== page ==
Baroness Randerson: A clear government strategy is needed for rural bus services to survive

Posted On: 
10th June 2019

The strategy must support council funding and increase passenger numbers, says Baroness Randerson

'We must encourage young people to use the bus: they are the passengers of the future' says Baroness Randerson
Credit: 
PA Images

Bus services have been declining since the 1950s and the problem was made worse in the 1980s by the deregulation of bus services outside London. Competition was meant to stimulate the market but in rural areas there is effectively no competition within the bus industry. Almost three in every five journeys made by public transport are by bus. That’s not as impressive as it sounds because, outside London, the car is king.

Buses provide vital social links for those who live in the country. The rural population is older and hence less likely to be able to rely on using a car. Young people in rural areas need an alternative to relying on the taxi service provided by mum and dad to get to school, college and employment.

As it costs more to run a car in the countryside, because of greater distances, less affluent members of the rural community are also more reliant on bus services. All these groups are left socially isolated when bus services are cut.

Decline has occurred despite the government funding over 40% of the costs of our bus services, but the system is urgently in need of reform. The problem has become acute because of local authority funding cuts. When buses were deregulated in the 1980s, councils were enabled to subsidise what they judged to be “socially necessary services” but there is no precise definition of this term and no obligation on councils to fund unprofitable (often rural) services. Hard-pressed councils have responded by reducing the number of services they subsidise, and some local authorities don’t subsidise any socially necessary services.

The introduction of concessionary fares for older people encouraged older passengers to use the buses, but the funding mechanism for these fares fails to cover the true costs of travel. This matters because in rural areas most of the passengers are likely to be using bus passes. The reimbursement calculator used for concessionary fares is still based on 2005/6 prices for bus fares, meaning that bus operators lose money on every older passenger they carry.

The priority for the future of rural buses is a review of government funding so that it is better targeted at preventing social isolation, but there’s little point in keeping the buses if fewer and fewer people choose to use them, so we need to encourage more passengers on to our buses and there are several ways to do that.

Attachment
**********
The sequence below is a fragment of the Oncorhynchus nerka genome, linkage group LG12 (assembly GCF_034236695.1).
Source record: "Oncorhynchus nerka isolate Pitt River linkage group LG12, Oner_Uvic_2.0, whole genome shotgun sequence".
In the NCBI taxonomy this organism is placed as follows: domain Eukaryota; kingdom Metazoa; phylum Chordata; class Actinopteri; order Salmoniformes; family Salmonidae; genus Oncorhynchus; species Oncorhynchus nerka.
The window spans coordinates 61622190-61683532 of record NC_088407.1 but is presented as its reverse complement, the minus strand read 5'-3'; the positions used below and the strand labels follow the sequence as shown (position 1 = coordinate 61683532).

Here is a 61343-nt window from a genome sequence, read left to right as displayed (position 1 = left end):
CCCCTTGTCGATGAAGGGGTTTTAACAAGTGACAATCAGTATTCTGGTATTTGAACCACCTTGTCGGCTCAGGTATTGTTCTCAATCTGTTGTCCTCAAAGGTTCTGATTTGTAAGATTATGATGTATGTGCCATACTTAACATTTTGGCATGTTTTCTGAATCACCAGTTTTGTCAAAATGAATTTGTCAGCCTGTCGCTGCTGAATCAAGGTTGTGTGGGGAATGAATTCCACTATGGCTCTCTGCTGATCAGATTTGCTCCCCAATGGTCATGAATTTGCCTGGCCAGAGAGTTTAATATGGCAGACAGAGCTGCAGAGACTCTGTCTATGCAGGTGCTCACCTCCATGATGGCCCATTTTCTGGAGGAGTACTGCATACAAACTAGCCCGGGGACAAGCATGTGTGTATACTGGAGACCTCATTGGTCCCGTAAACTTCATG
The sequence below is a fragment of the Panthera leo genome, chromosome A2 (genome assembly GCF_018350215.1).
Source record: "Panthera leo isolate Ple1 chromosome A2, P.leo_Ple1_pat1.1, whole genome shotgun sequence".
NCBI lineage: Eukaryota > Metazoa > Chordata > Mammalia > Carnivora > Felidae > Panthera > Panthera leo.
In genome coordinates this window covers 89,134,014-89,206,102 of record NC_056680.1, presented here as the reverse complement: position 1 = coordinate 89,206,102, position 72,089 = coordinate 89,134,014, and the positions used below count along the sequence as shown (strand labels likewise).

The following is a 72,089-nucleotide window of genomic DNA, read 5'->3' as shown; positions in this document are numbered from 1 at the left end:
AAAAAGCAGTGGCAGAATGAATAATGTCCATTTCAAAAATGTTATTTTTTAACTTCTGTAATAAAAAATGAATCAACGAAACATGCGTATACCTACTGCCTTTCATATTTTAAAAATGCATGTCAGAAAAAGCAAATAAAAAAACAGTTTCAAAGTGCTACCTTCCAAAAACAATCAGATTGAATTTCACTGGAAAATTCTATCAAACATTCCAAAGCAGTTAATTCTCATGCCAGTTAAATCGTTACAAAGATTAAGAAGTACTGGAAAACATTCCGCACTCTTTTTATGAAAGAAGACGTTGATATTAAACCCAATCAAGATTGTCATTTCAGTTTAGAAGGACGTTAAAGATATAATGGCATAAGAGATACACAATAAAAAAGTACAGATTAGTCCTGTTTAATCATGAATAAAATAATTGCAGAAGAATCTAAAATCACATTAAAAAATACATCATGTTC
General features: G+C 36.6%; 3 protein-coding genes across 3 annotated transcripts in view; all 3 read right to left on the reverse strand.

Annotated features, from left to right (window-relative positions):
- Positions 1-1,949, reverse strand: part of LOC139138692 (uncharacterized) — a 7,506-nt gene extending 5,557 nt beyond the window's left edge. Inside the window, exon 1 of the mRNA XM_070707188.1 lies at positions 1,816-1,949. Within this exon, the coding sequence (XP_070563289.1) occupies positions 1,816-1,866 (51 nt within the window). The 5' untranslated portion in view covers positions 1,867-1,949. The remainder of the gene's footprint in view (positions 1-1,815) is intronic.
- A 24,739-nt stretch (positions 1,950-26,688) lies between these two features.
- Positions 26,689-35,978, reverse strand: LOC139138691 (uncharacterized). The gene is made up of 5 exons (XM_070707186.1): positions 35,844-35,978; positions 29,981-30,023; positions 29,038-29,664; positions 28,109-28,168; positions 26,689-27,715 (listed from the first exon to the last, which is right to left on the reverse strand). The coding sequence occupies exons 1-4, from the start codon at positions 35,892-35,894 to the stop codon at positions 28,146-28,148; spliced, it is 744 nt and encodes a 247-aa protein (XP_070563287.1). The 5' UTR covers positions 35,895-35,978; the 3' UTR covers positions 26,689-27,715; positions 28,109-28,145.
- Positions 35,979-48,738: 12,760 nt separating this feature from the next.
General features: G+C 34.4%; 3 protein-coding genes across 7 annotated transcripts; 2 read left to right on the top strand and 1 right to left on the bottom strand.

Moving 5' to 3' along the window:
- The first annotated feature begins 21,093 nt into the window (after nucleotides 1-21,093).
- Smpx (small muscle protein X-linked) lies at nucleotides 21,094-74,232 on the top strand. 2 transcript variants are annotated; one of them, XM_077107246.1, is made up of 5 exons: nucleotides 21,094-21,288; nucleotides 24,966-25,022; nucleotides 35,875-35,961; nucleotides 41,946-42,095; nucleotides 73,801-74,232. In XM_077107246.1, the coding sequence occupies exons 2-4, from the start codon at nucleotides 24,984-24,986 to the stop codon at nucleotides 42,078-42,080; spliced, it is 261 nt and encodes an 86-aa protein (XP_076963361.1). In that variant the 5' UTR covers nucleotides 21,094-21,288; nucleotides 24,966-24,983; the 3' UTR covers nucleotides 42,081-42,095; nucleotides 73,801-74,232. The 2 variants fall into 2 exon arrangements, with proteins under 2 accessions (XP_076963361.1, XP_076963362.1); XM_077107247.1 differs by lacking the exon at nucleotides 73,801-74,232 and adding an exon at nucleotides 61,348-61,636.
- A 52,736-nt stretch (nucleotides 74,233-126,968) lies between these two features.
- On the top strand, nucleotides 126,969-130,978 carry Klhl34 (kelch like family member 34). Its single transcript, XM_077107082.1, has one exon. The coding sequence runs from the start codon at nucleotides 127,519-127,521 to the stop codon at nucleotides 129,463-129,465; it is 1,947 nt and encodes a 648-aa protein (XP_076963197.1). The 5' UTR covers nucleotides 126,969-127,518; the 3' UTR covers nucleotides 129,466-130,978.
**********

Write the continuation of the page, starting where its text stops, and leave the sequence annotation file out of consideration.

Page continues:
We must encourage young people to use the bus: they are the passengers of the future. This is an issue of social fairness: we require young people to remain in education or training until they are 18, yet from 16 they may well have to pay full fare. When they start work they are usually on low wages. Concessionary fares will encourage young people on to the buses, just as it has encouraged pensioners, but this time the cost must be properly reimbursed.

If rural buses are to survive, then the model of provision needs to change to fit the expectations of 21st century passengers. All too often rural routes are lengthy and circuitous, timetables don’t fit with local train timetables or the start of the school and college day, for instance. Coordinated timetabling, readily available information via apps, and comfortable buses with charging points and wifi would start to tackle the problems. First Bus in the area around Bristol has more than doubled ridership and one of its innovations is to make routes shorter and to link with local taxi providers who take passengers on the last leg of their late-evening journey home.

Coordination between bus operators, greater use of community transport, and demand-responsive transport for the most rural areas are just some other solutions.

Clear government leadership is urgently needed, with strategic vision and a sense of social purpose. That was sadly lacking when we debated the Bus Services Act last year and a golden opportunity was lost, but the situation is not irreversible. One of the great things about bus services is how adaptable they are and how quickly a new route can be established.

Baroness Randerson is Liberal Democrat transport spokesperson